• Breytenbach applied for the job, calling it a dream job, but withdrew as she became DA politician as she said the perception would be she would not be impartial.

      • Glynnis is a prosecutor, and a very good one. Sitting in Parliament surrounded by incompetent cadres is hardly the job of a prosecutor. Even Ramola showed his disdain by simply walking out after 20 minutes, citing a “more important engagement”. So did Glynnis made any real contribution, like for example suggesting that parliament increase the budget of the ID substantially, or that the remuneration of prosecutors be increased to bring it more in line with defence lawyers or advocates? Of course not. Easier to blast everyone in a typical opposition party political speech

  • Coen, Glynnis Breytenbach has said that she’ll go back to the NPA in any capacity but they haven’t invited her. I think they are scared that she will show them up. I think the blockage in the NPA is Batohi. Just too inexperienced and zero management experience and too keen to ingratiate herself with the powers that be. Let’s just say that it suits the ANC to have someone ineffective in job and that continually says that she’s on top of things but doesn’t have a clue. As for Ronald Lamola, he’s just like CR – there to occupy space.

    • Well, we don’t know Charles whether they invited her or not. But regardless, people like her and Gerrie Nel will strengthen the NPA a lot, even if it not in a full time capacity. But sitting on the side line and smearing the NPA is not helping anyone, unless you are one of the implicated. Batohi? Well, its not as if the other candidates were that incredible. To the contrary. After all, the interviewing process was very trancparent, and broadcast live for all to see. I am not defending Batohi, but is there anyone else?

      • I take a very simplistic view on this and that is when none of the candidates are suitable one has to go back and rethink what one is looking for. If one has weakness at the top then it just compounds down the line. Having said that I think that the NPA needs to talk about their successes. I believe that some of the people that featured in Zondo are already in orange overalls but no one is talking about who they are or what they did.

    • Charles, have you ever read the CV of Batohi? “Inexperienced and zero Management experience” and the rest of your sentence. If you open this post you will see an article about Batohi when she was appointed. And virtually all the media agreed she was by far the best qualified, and experienced of the final list of candidates. Me, I think this particular comment of you is, well, simply zero-based!

  • There are strong parallels between the SA justice system and that of the US. Both systems are under pressure to handle a large number of politically linked cases involving treason, corruption, theft and murder. Although the good intent and competence of most members of the system (judges, prosecutors, etc) is not in doubt, strategic appointments made by previous regimes (Zuma & Trump) and some current political appointments are deeply troubling — to put it mildly. In both countries public impatience has been growing at the slow pace of indictments, court appearances and prosecutions.

    There are, of course, several differences but the most important one is finance. If gross corruption had not robbed the public purse of so much money (and is still seemingly doing so in many quarters) there would be more funding available to effectively fight corruption. In order to uplift the poor in the future, perhaps we ought to channel less money to them now in order to ensure a more effective justice system. These seem to me to be hard tradeoffs that need to be made.

    • A big difference between SA and the US is that in the US top law graduates are clamouring to get into the DEA’s office because of the experience that they can get. Here the best law graduates apply to the top law firms or train as advocates and generally, but not in all cases, the also-rans apply to the NPA where they languish because they are not being mentored properly. I’m not a prosecutor or lawyer so I’m certainly no expert but I can say that when I left university a lot of really good people went to the NPA but only stayed long enough to get the necessary experience.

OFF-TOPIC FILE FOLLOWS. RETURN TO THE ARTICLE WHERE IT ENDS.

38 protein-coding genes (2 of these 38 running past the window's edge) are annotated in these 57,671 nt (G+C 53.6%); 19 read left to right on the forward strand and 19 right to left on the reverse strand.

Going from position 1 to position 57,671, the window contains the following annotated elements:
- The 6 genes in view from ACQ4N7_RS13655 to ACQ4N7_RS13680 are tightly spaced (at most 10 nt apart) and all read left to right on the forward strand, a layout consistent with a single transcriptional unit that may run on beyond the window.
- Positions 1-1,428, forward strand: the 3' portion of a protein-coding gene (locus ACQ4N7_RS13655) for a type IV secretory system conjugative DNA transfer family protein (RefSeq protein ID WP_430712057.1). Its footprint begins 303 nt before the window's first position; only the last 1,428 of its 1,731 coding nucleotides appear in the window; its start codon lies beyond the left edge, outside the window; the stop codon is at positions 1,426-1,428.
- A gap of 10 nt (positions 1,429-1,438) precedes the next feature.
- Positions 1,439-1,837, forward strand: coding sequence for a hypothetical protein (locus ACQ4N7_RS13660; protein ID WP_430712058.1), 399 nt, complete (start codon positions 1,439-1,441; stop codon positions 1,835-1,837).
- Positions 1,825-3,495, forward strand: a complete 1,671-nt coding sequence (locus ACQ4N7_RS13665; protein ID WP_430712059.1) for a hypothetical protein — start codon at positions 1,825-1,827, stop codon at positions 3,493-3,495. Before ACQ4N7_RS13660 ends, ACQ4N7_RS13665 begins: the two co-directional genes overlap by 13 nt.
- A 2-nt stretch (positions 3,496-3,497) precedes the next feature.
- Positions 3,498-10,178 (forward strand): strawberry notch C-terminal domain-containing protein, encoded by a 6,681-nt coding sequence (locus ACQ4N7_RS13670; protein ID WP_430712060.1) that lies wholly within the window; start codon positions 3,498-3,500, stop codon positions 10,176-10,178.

• Charles. Basically we all agree. Reality is the State Capture and other complex corruption cases are not easy to prosecute. In many cases those implicated have so much money they can finance the whole of the NPA. And the cases just do not move forward, as the accused simply buy the best defence attorneys and all playing the Stalingrad game. A case in point, the Zuma case. And the same will happen with the Magashule case. And the list is endless. Lets take the Bushiri case, a case of pure fraud and corruption. An advocate (some blond women who also defended the drug lord Krejir, and both Koko and Molefi at the Zondo commission) defended him, and bail was granted. How can any prosecutor win if judges continuously provide bail, and the cases go on and on with endless postponements.
        Who want to be the NDPP? It too her two years just to get rid of Juba. How many Juba’sare there still at the NPA

  • The ID needs to be independent. It is virtually guaranteed that they are told which investigations are in-play and which are out of bounds. If you prepare a file for prosecution and it ends up sitting on a desk, what is the point?

    Cronje’s portfolio of investigations and files should be subject to an order that copies be lodged with Constitutional Court and an independent international escrow agent. Top of the pile must be a list of files recommended for prosecution, the date, and present status. Clock ticks from when recommended for prosecution.

    We have a system of private prosecutions. The Cronje files should be made available to lawyers seeking to institute private prosecutions when the clock runs out on prosecution and private prosecutions are permitted.

    • Fully support your comment. The sad thing is that the NPA was suppose to be independent. However, private prosecutors? How many are there? Gerrie Nel? Anyone else? Even Glynnis want to play a politician now, and really she is not very good in that. Fact is, it pays to be a defence lawyer. Zero accountability. I know in a country like South Korea most prosecutors are actually private. And it works. They take on cases just like defence attorneys. Brains vs Brains. South Africa? Simply too much money for the defence lawyers. Prosecutors do not stand a chance in complex cases in this very unfair society, where crime pays!

  • She was set up as a patsy by Ramaphosa,who is covering the backends of all the corrupt ANC cadres.
    It’s all a big sham to divert criticism but as we see, corruption hasn’t stopped under his watch in some cases it’s got worse. The two top police imbeciles are still there after 4 months. Sitole was supposed to be removed but hey he’s still there working for Zuma.